In late April 1915, female workers of the Selliez clothing factory in the French town of Roubaix were insulted for numerous consecutive days by local residents who, a French police report noted, “had built themselves up into an angry state.” 1 The
Public Disorder and Problematic Policing in Occupied Roubaix during World War I
James E. Connolly
Housing Brokers and the Mediation of Risk in Migrant Moscow
, intermediary], identifying accommodation for Kyrgyz migrant workers to rent and then, unofficially, sublet, transforming apartments into mini dormitories for other migrant workers. Sanjar, who had arrived in Moscow three years earlier from Osh in southern
Participating in and Witnessing Fair Trade and Women’s Empowerment in Transnational Communities of Practice
our workers’ lives. (Mr Pradhan, manager, Sonakheti tea plantation) These celebratory comments about how effectively nongovernmental organisations (NGOs) involve volunteers and visitors from Western countries in plantation reform came from the
Romanian and Bulgarian Migrant Male Sex Workers in Berlin
-in center for male sex workers there, which is run by social project Sub/Way, and in the three so-called “hustler” 1 bars located nearby. However, as a young man who was interested in the Berlin night life, I visited the Schöneberg area not only for
Following the armistice of 11 November 1918, questions arose in government about what should be done with the woman worker as the men prepared to return from the theaters of war. Women’s contributions to the war effort were widely recognized, but in
Women Workers and the 1906 Finnish Suffrage Victory
anthology edited by Pertti Haapala and colleagues on the 1905 Great Strike, and Piia Vuorinen’s recent thesis on the agency of female workers in the fight for the vote. 5 My article is largely a synthesis of the existing Finnish literature, both published
How Social Workers Influence What It Means to Be a Refused Asylum Seeker
Kathryn Tomko Dennler
migrants’ access to social goods, but also in how status is deployed by a wide range of people whose legal consciousness shapes their ways of relating to refused asylum seekers. In this article, I use the example of interactions between social workers and
A Study in Cameroon
The aim of this study was (a) to use anthropological research tools to produce a thorough description of health providers' working conditions in a low-income country; (b) sketch the impact of a specific dimension of the national HIV/AIDS programme on this environment and (c) sketch the existence and examine the extent of burnout among health workers. We conducted intensive fieldwork in a large public hospital in one major town of the far-north region. We relied on three research tools: observations, in-depth interviews and the Maslach Burnout Inventory (MBI). The data were analysed manually. We found a working environment characterised by an acute lack of equipment, lack of recognition and equity, lack of community and fairness, and value conflict, all of which are factors implicated in burnout. This was exacerbated by the implementation of a psychosocial dimension in care for people with HIV/AIDS, which created exclusion and reinforced feelings of unfairness. However, despite their challenging working environment, health-care providers were not 'burned out', leading us to suggest that burnout is a syndrome of 'rigid' working environments, as opposed to 'porous' working environments.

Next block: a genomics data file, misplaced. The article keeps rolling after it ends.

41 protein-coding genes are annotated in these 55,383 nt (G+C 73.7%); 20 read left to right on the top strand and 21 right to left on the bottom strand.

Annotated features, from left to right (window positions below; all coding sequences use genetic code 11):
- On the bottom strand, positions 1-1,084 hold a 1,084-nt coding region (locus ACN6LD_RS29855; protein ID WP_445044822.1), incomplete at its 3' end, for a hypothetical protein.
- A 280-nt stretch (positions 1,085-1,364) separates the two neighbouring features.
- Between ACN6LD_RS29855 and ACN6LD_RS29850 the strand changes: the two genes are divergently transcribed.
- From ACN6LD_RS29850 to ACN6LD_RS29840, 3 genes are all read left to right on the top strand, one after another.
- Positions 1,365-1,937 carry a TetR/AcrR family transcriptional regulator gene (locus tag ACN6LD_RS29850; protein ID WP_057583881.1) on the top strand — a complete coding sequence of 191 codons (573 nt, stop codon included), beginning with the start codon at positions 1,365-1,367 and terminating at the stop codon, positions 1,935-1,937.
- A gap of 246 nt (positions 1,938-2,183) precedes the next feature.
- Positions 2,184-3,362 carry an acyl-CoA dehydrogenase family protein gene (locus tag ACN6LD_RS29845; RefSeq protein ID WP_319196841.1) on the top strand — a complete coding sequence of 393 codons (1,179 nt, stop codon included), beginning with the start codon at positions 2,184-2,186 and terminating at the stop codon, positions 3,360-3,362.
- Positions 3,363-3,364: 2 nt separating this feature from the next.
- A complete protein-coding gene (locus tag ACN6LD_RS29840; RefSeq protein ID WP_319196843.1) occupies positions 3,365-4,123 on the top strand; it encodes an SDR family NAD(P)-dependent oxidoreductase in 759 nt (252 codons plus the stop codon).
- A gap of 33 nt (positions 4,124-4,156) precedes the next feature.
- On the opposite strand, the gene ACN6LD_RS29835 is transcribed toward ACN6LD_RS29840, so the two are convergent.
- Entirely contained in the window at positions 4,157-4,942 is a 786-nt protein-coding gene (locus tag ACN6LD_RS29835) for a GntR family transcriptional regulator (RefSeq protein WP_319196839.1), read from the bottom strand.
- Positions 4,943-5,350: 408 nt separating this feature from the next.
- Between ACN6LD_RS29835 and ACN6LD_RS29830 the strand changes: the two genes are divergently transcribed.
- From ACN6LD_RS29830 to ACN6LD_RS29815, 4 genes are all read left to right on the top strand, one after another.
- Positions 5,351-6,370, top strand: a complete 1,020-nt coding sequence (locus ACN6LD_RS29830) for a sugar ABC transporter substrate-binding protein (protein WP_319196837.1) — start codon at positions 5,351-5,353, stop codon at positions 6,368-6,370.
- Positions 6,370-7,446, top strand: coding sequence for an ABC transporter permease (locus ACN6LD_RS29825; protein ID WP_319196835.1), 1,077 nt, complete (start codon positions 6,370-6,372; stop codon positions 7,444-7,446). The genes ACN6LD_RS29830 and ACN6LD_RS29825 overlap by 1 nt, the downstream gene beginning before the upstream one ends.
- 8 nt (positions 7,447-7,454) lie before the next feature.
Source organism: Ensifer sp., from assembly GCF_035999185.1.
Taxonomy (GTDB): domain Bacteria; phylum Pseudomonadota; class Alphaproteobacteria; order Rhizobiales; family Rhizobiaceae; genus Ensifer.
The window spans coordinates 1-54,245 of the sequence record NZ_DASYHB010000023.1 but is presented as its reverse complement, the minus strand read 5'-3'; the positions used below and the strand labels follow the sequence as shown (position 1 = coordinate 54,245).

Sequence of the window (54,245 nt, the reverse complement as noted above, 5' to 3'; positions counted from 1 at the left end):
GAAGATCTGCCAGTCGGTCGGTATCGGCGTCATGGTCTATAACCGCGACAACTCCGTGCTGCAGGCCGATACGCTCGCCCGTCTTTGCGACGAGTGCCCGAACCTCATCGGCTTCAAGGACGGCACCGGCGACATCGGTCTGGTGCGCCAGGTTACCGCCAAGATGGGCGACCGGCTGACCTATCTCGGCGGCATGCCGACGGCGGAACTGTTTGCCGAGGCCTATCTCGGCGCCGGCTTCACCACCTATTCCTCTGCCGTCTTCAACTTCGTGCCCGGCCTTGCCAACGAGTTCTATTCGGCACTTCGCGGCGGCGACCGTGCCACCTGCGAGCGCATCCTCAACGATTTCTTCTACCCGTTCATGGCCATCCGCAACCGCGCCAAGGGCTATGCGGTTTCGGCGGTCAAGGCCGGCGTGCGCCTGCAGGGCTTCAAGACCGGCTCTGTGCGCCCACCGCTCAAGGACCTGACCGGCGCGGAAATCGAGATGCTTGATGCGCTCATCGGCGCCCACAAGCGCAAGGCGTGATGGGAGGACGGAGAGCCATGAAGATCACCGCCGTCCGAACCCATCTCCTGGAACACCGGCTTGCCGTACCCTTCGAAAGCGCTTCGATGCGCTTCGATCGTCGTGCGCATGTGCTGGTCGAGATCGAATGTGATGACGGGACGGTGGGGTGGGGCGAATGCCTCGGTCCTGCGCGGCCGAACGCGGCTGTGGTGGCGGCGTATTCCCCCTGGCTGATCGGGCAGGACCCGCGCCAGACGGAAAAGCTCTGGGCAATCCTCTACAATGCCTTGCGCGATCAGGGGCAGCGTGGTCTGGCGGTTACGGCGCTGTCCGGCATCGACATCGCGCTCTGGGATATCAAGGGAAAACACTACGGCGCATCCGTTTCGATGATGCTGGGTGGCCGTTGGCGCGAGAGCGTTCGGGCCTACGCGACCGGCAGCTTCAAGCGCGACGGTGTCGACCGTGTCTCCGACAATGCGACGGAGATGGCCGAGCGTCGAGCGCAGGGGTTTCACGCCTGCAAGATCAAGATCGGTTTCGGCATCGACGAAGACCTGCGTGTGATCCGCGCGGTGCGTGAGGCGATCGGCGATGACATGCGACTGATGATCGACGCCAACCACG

In France in 2009-10, several managers announcing redundancies were held hostage by workers. Although the global economic crisis and an attendant rise in unemployment may provide a catalyst for "bossnappings," the real explanations for the phenomenon have to be found partly in the institutional make up of French industrial relations that have resulted in weak, divided unions and weak and conflictual collective bargaining mechanisms. However, such institutional factors cannot provide the whole explanation. Ideas also matter, and these underlying structural weaknesses have been unable to contain radical outbursts of anger when allied to pre-existing concerns over globalization—which appeared to be vindicated by the current economic crisis—, the reactions of the government to crisis, and the incapacity of unions or the state to respond to it.
De la MIFERMA à la SNIM – L'exemple d'une société minière saharienne (Mauritanie)
This article revisits, after a period of thirty years, the materials of two field researches that relate to an iron-mining company in the north of Mauritania. The MIFERMA, which had inherited the colonial past, meanwhile has become the SNIM, a nationalised company, employing exclusively Mauritanian workers. The ‘mauritanisation’ of the employees is the object of the analysis. This process has social and political features, underlying the demands of the local workers, but also symbolic and identity aspects that are of anthropological interest with regard to globalisation. The culture of the sacs à dos evident in the company underlines solidarities that are close to those of tribal society, illustrating a local adaptation of modernity in the world system. The anthropologist’s memory is here crossing the workers’ memory.